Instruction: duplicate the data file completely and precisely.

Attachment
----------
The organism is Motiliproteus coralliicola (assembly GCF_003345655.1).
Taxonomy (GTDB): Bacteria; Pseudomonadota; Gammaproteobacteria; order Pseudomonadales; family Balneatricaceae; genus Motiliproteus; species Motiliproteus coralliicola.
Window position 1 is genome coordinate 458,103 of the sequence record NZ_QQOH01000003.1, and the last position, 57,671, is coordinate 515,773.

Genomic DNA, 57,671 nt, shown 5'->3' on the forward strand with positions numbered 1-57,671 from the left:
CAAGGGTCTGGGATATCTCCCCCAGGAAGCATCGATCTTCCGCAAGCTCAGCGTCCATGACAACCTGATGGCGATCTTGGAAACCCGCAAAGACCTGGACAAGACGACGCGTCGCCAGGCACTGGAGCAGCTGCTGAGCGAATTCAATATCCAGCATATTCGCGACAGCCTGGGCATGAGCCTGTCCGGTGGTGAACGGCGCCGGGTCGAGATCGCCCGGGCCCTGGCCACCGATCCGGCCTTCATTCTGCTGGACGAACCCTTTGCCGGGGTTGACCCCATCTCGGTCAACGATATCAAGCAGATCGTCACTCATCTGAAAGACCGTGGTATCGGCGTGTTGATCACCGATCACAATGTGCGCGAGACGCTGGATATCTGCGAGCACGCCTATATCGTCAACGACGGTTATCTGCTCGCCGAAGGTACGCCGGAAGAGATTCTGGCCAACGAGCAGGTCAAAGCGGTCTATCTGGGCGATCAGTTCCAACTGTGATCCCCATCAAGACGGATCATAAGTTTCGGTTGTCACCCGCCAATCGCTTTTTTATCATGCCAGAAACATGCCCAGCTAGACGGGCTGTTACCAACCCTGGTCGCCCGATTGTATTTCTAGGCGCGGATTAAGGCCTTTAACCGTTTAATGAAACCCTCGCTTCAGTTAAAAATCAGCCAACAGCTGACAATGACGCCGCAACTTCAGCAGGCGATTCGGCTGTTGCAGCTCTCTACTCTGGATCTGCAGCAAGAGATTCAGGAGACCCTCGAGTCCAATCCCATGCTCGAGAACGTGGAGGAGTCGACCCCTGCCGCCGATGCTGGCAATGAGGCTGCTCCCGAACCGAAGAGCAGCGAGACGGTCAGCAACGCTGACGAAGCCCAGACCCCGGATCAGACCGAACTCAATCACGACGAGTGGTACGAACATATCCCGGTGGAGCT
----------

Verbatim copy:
The organism is Motiliproteus coralliicola (assembly GCF_003345655.1).
Taxonomy (GTDB): Bacteria; Pseudomonadota; Gammaproteobacteria; order Pseudomonadales; family Balneatricaceae; genus Motiliproteus; species Motiliproteus coralliicola.
Window position 1 is genome coordinate 458,103 of the sequence record NZ_QQOH01000003.1, and the last position, 57,671, is coordinate 515,773.

Genomic DNA, 57,671 nt, shown 5'->3' on the forward strand with positions numbered 1-57,671 from the left:
CAAGGGTCTGGGATATCTCCCCCAGGAAGCATCGATCTTCCGCAAGCTCAGCGTCCATGACAACCTGATGGCGATCTTGGAAACCCGCAAAGACCTGGACAAGACGACGCGTCGCCAGGCACTGGAGCAGCTGCTGAGCGAATTCAATATCCAGCATATTCGCGACAGCCTGGGCATGAGCCTGTCCGGTGGTGAACGGCGCCGGGTCGAGATCGCCCGGGCCCTGGCCACCGATCCGGCCTTCATTCTGCTGGACGAACCCTTTGCCGGGGTTGACCCCATCTCGGTCAACGATATCAAGCAGATCGTCACTCATCTGAAAGACCGTGGTATCGGCGTGTTGATCACCGATCACAATGTGCGCGAGACGCTGGATATCTGCGAGCACGCCTATATCGTCAACGACGGTTATCTGCTCGCCGAAGGTACGCCGGAAGAGATTCTGGCCAACGAGCAGGTCAAAGCGGTCTATCTGGGCGATCAGTTCCAACTGTGATCCCCATCAAGACGGATCATAAGTTTCGGTTGTCACCCGCCAATCGCTTTTTTATCATGCCAGAAACATGCCCAGCTAGACGGGCTGTTACCAACCCTGGTCGCCCGATTGTATTTCTAGGCGCGGATTAAGGCCTTTAACCGTTTAATGAAACCCTCGCTTCAGTTAAAAATCAGCCAACAGCTGACAATGACGCCGCAACTTCAGCAGGCGATTCGGCTGTTGCAGCTCTCTACTCTGGATCTGCAGCAAGAGATTCAGGAGACCCTCGAGTCCAATCCCATGCTCGAGAACGTGGAGGAGTCGACCCCTGCCGCCGATGCTGGCAATGAGGCTGCTCCCGAACCGAAGAGCAGCGAGACGGTCAGCAACGCTGACGAAGCCCAGACCCCGGATCAGACCGAACTCAATCACGACGAGTGGTACGAACATATCCCGGTGGAGCT